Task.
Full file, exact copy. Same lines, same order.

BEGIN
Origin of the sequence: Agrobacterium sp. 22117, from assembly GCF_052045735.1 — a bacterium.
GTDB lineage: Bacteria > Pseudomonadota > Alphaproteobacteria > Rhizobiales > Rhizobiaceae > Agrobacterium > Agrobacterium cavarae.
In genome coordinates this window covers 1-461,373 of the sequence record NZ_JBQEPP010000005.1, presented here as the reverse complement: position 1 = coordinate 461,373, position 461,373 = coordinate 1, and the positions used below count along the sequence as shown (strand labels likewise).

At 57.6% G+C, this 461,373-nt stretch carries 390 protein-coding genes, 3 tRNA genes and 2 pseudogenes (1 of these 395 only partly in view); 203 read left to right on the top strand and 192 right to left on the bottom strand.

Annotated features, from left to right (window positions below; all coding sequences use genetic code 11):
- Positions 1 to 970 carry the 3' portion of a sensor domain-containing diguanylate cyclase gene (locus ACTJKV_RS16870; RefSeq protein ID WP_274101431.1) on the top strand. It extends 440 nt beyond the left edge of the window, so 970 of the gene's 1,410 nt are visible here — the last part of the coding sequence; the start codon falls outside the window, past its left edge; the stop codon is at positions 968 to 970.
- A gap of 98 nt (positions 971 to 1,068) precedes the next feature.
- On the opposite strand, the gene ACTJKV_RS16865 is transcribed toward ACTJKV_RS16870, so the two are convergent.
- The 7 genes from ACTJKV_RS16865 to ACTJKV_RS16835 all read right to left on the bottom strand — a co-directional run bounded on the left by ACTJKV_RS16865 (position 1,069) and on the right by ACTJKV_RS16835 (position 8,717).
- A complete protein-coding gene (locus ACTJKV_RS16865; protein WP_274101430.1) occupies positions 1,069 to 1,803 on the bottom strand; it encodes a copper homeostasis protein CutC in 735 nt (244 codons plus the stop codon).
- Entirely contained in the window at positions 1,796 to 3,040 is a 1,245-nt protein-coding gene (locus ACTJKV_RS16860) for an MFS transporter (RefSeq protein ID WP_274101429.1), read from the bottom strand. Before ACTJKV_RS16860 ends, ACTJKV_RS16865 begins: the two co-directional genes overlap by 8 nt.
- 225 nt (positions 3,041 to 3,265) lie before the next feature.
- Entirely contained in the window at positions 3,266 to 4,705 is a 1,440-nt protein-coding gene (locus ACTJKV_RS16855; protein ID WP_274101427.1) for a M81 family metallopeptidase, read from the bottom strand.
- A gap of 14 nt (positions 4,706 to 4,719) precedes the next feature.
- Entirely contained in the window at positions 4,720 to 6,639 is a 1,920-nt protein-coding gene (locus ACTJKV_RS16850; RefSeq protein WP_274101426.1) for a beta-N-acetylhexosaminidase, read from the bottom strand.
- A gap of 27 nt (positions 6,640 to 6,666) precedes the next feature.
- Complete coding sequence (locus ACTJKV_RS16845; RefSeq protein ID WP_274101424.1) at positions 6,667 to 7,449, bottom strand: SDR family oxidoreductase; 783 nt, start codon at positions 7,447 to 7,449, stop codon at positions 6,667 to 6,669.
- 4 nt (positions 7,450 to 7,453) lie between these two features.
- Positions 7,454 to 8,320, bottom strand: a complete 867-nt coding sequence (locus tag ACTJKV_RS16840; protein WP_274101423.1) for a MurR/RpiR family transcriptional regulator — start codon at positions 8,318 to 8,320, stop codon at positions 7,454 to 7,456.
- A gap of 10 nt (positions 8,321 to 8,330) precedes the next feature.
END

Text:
Origin of the sequence: Agrobacterium sp. 22117, from assembly GCF_052045735.1 — a bacterium.
GTDB lineage: Bacteria > Pseudomonadota > Alphaproteobacteria > Rhizobiales > Rhizobiaceae > Agrobacterium > Agrobacterium cavarae.
In genome coordinates this window covers 1-461,373 of the sequence record NZ_JBQEPP010000005.1, presented here as the reverse complement: position 1 = coordinate 461,373, position 461,373 = coordinate 1, and the positions used below count along the sequence as shown (strand labels likewise).

At 57.6% G+C, this 461,373-nt stretch carries 390 protein-coding genes, 3 tRNA genes and 2 pseudogenes (1 of these 395 only partly in view); 203 read left to right on the top strand and 192 right to left on the bottom strand.

Annotated features, from left to right (window positions below; all coding sequences use genetic code 11):
- Positions 1 to 970 carry the 3' portion of a sensor domain-containing diguanylate cyclase gene (locus ACTJKV_RS16870; RefSeq protein ID WP_274101431.1) on the top strand. It extends 440 nt beyond the left edge of the window, so 970 of the gene's 1,410 nt are visible here — the last part of the coding sequence; the start codon falls outside the window, past its left edge; the stop codon is at positions 968 to 970.
- A gap of 98 nt (positions 971 to 1,068) precedes the next feature.
- On the opposite strand, the gene ACTJKV_RS16865 is transcribed toward ACTJKV_RS16870, so the two are convergent.
- The 7 genes from ACTJKV_RS16865 to ACTJKV_RS16835 all read right to left on the bottom strand — a co-directional run bounded on the left by ACTJKV_RS16865 (position 1,069) and on the right by ACTJKV_RS16835 (position 8,717).
- A complete protein-coding gene (locus ACTJKV_RS16865; protein WP_274101430.1) occupies positions 1,069 to 1,803 on the bottom strand; it encodes a copper homeostasis protein CutC in 735 nt (244 codons plus the stop codon).
- Entirely contained in the window at positions 1,796 to 3,040 is a 1,245-nt protein-coding gene (locus ACTJKV_RS16860) for an MFS transporter (RefSeq protein ID WP_274101429.1), read from the bottom strand. Before ACTJKV_RS16860 ends, ACTJKV_RS16865 begins: the two co-directional genes overlap by 8 nt.
- 225 nt (positions 3,041 to 3,265) lie before the next feature.
- Entirely contained in the window at positions 3,266 to 4,705 is a 1,440-nt protein-coding gene (locus ACTJKV_RS16855; protein ID WP_274101427.1) for a M81 family metallopeptidase, read from the bottom strand.
- A gap of 14 nt (positions 4,706 to 4,719) precedes the next feature.
- Entirely contained in the window at positions 4,720 to 6,639 is a 1,920-nt protein-coding gene (locus ACTJKV_RS16850; RefSeq protein WP_274101426.1) for a beta-N-acetylhexosaminidase, read from the bottom strand.
- A gap of 27 nt (positions 6,640 to 6,666) precedes the next feature.
- Complete coding sequence (locus ACTJKV_RS16845; RefSeq protein ID WP_274101424.1) at positions 6,667 to 7,449, bottom strand: SDR family oxidoreductase; 783 nt, start codon at positions 7,447 to 7,449, stop codon at positions 6,667 to 6,669.
- 4 nt (positions 7,450 to 7,453) lie between these two features.
- Positions 7,454 to 8,320, bottom strand: a complete 867-nt coding sequence (locus tag ACTJKV_RS16840; protein WP_274101423.1) for a MurR/RpiR family transcriptional regulator — start codon at positions 8,318 to 8,320, stop codon at positions 7,454 to 7,456.
- A gap of 10 nt (positions 8,321 to 8,330) precedes the next feature.